Larry_leeA former Ann Arbor, Michigan jail inmate filed a federal lawsuit alleging he was forced to perform a sex act on a correctional officer and didn’t receive timely medical care.

Larry Deshawn Lee, 32, also accused jail officials of not properly addressing his complaints. He’s suing the county, former sheriff Daniel Minzey, SecureCare Inc., which provides health care to the jail’s inmates, and 14 other people. The suit seeks an unspecified amount of money.

The suit also asks the court to order the jail to implement a program ensuring officials adequately respond to inmates’ complaints about physical threats, health needs and harassment.

“He’s got a strong interest in making sure this doesn’t happen to anyone else ever again,” said attorney David Santacroce, a University of Michigan Law School professor who is representing Lee.

Several of Santacroce’s students in the school’s Michigan Clinical Law Program are assisting, he said.

The county has not yet filed its response to Lee’s amended complaint. Attorney Cynthia Reach, who is representing the county and jail employees, did not return a phone call seeking comment. 

Santacroce said Lee continues to struggle with post-traumatic stress disorder, which the suit claims was brought on by “attacks and abuse” at the jail.

“The evidence we have thus far suggests this isn’t an isolated incident regarding the harassing and oppressive environment,” Santacroce said.

An amended complaint was filed last Friday after Lee requested the court appoint an attorney for him.

Lee was representing himself when he filed a 47-page suit June 23 while incarcerated at Florence Crane Correctional Facility in Coldwater.

He’s serving between three and 15 years in prison after being convicted of third-degree criminal sexual conduct in Washtenaw County, state Department of Corrections records show. He was convicted of preying on drunken male University of Michigan students by sexually assaulting them after they had passed out or fallen asleep in 2006.

Lee alleges in the suit he was mistreated almost immediately after being booked at the jail on June 9, 2006, and was subjected to a “degrading and abusive anti-homosexual atmosphere.”

According to the suit, jail officials violated Lee’s constitutional rights, turning a “blind-eye” to sexual assaults against him by “a correctional officer and other inmates.”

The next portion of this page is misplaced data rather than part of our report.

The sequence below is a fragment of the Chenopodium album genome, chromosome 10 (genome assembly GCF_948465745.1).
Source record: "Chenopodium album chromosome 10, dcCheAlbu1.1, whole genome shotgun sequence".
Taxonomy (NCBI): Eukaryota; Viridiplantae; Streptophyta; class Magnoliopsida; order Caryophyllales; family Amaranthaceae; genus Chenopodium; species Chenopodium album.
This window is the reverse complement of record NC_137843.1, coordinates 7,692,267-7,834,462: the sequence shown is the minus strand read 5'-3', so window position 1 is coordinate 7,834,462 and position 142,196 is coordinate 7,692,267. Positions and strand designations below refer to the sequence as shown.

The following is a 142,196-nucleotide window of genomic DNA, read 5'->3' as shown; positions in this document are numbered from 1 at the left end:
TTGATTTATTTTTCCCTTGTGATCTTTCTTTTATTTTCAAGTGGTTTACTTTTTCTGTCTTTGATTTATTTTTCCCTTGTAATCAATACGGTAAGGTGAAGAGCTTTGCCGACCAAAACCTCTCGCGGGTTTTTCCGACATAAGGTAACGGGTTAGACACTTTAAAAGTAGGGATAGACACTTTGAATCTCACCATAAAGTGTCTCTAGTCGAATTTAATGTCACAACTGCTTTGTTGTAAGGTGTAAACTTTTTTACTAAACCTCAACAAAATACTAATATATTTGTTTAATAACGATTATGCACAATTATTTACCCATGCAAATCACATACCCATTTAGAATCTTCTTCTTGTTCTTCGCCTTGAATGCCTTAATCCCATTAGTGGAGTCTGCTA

Inmates contaminated his food with “human feces” and “cups of urine,” the suit says, and correctional officers “blamed Mr. Lee’s homosexuality for provoking such horror.”

When he asked for help, the suit alleges, he didn’t received it or was punished. Among the most serious allegations is that on Sept. 26, 2006, a male deputy forced Lee to perform oral sex on him.

Lee also alleges that on July 10, 2006, a deputy escorted him from the barber to his cell and told him “to walk along the right side of the wall.” Lee turned a corner, the suit says, hit his head on a utility box, fell backward and struck his head on the floor, suffering blurred vision and headaches.

Lee was taken to a holding cell, where “he vomited and bled from his ear and nose,” but wasn’t examined by a doctor for three days, according to the suit.

Lee also alleges that on July 2, 2006, he complained a deputy was sexually harassing him and was told by another deputy he was “here because (he was) a criminal. Welcome to the Hogback Hilton.”

Lee, who attended University of Michigan but didn’t graduate, kept records of the incidents while behind bars, Santacroce said.

“He kept remarkable notes, almost, I believe on a daily basis,” Santacroce said.

Other defendants include correctional officers: Chad Gronda, Ryan McLaughlin, Joseph Fendt, Rick Casey, Richard Williams Jr., Antonio Vaughn, Jill Williams, Richard Williams Sr., and Kurt Schiappacase. Two other officers, referred to as “John Doe” and “Jane Doe,” because their names are not known to Lee, also are being sued.

Dr. Daryl Parker, who provided medical care at the jail, and Edward Mooreman, whose responsibilities include determining housing assignments, also are named as defendants.

Story: Lee Higgins  AnnArbor.com.